What next for Lloyds shares? 40p or 60p?

After bottoming out before Valentine’s Day, Lloyds shares are among the FTSE 100’s best performers in the past two months. Do they have further to go?

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When I check brokers’ lists of the most frequently traded shares in the London stock market, one company is always near or at the top. Lloyds Banking Group (LSE: LLOY) shares are among the most widely held and traded every week, without fail.

Lloyds leaps

That said, Lloyds shareholders — including many of its 63,000 staff — had a nervy start to 2024. After closing at 47.71p on 29 December 2023, the share price closed at 41.19p on 13 February. By this point, it had lost 15.8% of its value in under seven weeks.

However, Lloyds shares have since bounced back. As I write, the stock stands at 50.56p, having leapt 22.7% since its pre-Valentine’s Day close. This values the Black Horse bank at £32.2bn — a mere fraction of its worth before the global financial crisis of 2007-09.

This also leaves this stock a tidy 28.3% above its 52-week low of 39.42p, hit on 24 October 2023. Then again, the shares have been a bit higher, peaking at 54.28p on Monday, 8 April.

Here’s how this bank stock has performed over six timescales:

Five days-5.3%
One month+2.0%
Six months+16.5%
YTD 2024+6.2%
One year+2.3%
Five years-22.0%

Although Lloyds shares are up almost a sixth in six months, they have risen by just 2.3% in 12 months. Meanwhile, the FTSE 100 index is up 3.4% and 1.6% respectively over these timescales.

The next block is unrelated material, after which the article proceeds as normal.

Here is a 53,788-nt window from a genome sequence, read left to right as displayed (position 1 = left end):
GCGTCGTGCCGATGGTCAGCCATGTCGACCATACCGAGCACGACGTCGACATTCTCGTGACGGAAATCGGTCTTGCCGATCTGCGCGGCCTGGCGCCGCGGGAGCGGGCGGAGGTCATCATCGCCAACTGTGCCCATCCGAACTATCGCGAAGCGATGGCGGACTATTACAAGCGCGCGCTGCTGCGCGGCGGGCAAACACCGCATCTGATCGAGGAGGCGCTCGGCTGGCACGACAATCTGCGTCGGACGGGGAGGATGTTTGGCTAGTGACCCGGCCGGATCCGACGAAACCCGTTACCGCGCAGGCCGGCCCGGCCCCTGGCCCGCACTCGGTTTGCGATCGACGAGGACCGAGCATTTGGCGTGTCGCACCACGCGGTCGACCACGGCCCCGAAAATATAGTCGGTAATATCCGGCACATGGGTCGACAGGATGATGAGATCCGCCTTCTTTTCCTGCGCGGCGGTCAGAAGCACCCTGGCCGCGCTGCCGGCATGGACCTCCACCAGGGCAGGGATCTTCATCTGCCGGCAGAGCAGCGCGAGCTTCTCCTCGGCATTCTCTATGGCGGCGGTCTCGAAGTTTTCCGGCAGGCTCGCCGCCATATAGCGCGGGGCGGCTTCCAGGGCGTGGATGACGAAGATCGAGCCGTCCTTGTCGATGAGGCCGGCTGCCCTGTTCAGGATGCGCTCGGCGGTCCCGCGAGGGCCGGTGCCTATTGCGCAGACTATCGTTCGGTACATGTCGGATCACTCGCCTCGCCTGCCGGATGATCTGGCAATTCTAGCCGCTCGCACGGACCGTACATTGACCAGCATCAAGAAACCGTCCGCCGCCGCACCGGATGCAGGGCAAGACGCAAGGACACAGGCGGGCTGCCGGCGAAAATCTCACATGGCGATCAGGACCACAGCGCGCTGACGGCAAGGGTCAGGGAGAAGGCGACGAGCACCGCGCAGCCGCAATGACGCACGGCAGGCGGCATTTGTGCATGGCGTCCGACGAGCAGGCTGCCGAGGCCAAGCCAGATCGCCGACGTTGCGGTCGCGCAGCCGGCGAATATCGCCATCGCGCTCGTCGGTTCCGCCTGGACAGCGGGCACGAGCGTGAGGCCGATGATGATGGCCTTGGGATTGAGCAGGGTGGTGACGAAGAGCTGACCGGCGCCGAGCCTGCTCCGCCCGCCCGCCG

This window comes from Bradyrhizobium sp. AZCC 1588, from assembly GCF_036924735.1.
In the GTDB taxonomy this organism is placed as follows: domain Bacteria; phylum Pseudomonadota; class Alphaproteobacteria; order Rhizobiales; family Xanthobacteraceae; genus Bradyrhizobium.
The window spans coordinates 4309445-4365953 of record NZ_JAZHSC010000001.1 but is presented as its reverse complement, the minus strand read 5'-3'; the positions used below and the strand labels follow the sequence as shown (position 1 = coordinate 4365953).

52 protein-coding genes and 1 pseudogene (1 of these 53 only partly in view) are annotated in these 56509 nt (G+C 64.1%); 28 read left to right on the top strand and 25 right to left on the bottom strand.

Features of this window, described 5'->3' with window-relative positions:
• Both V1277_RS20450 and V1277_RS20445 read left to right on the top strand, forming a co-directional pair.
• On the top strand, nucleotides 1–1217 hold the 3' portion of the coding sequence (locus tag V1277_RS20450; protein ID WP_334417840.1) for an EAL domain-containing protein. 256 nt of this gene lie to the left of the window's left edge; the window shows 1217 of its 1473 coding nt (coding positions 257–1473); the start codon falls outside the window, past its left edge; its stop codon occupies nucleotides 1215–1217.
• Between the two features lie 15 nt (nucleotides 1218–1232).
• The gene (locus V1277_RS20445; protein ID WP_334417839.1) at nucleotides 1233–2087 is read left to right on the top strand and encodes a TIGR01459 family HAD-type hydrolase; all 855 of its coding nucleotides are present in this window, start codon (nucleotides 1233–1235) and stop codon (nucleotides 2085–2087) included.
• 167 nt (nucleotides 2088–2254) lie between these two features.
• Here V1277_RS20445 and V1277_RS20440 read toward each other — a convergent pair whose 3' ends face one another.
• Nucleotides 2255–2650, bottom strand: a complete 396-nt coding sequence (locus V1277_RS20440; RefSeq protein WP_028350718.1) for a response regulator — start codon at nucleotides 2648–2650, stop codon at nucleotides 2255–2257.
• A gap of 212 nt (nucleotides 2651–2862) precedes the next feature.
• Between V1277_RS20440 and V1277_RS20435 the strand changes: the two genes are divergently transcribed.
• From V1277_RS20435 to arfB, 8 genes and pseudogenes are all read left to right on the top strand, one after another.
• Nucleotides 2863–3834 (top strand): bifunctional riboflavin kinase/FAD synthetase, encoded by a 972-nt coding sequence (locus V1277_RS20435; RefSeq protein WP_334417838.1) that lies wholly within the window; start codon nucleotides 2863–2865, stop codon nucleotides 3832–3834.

Over five years, this stock has been a disappointment, losing more than a fifth of its value during a period when the Footsie rose by 6.3%. But all these figures exclude cash dividends, which are getting increasingly generous from British banks.

Up, down, or sideways? Who knows?

I’m no phony fortune teller or psychic, plus I don’t own a crystal ball. Hence, I try to avoid making predictions about short-term price movements. What I will say is that Lloyds stock doesn’t look expensive to me today.

At the current share price, this stock trades on a modest multiple of 6.8 times earnings. This translates into an earning yield of 14.8% — close to double that of the wider Footsie.

What’s more, Lloyds stock pays a market-beating dividend yield of 5.5% a year, versus 4% for the FTSE 100. Even better, this payout is covered over 2.7 times by trailing earnings, so it looks pretty solid to me. Indeed, analysts expect this reward to rise in 2024-25.

I like Lloyds

For the record, my wife and I own Lloyds shares in our family portfolio, paying 43.5p a share for our stake in June 2022. We bought this stock for its passive income, which has been rolling in nicely. Also, the group is buying back its shares to reduce its shareholder base, thus boosting future returns.

We have no intention of selling our Lloyds shares anywhere near current price levels, as I feel they have much further to go. For me, it’s next stop 60p, rather than a plunge back to 40p.

Nevertheless, analysts expect bank earnings to fall in 2024, driven down by rising bad debts and loan losses. Also, credit growth is weak and household budgets are looking stretched. But I’m happy to sit tight, riding out the ups and downs over the years, while collecting cash along the way!

Should you invest, the value of your investment may rise or fall and your capital is at risk. Before investing, your individual circumstances should be assessed. Consider taking independent financial advice.

Cliff D’Arcy has an economic interest in Lloyds Banking Group shares. The Motley Fool UK has recommended Lloyds Banking Group. Views expressed on the companies mentioned in this article are those of the writer and therefore may differ from the official recommendations we make in our subscription services, such as Share Advisor, Hidden Winners and Pro. Here at The Motley Fool, we believe that considering a diverse range of insights makes us better investors.

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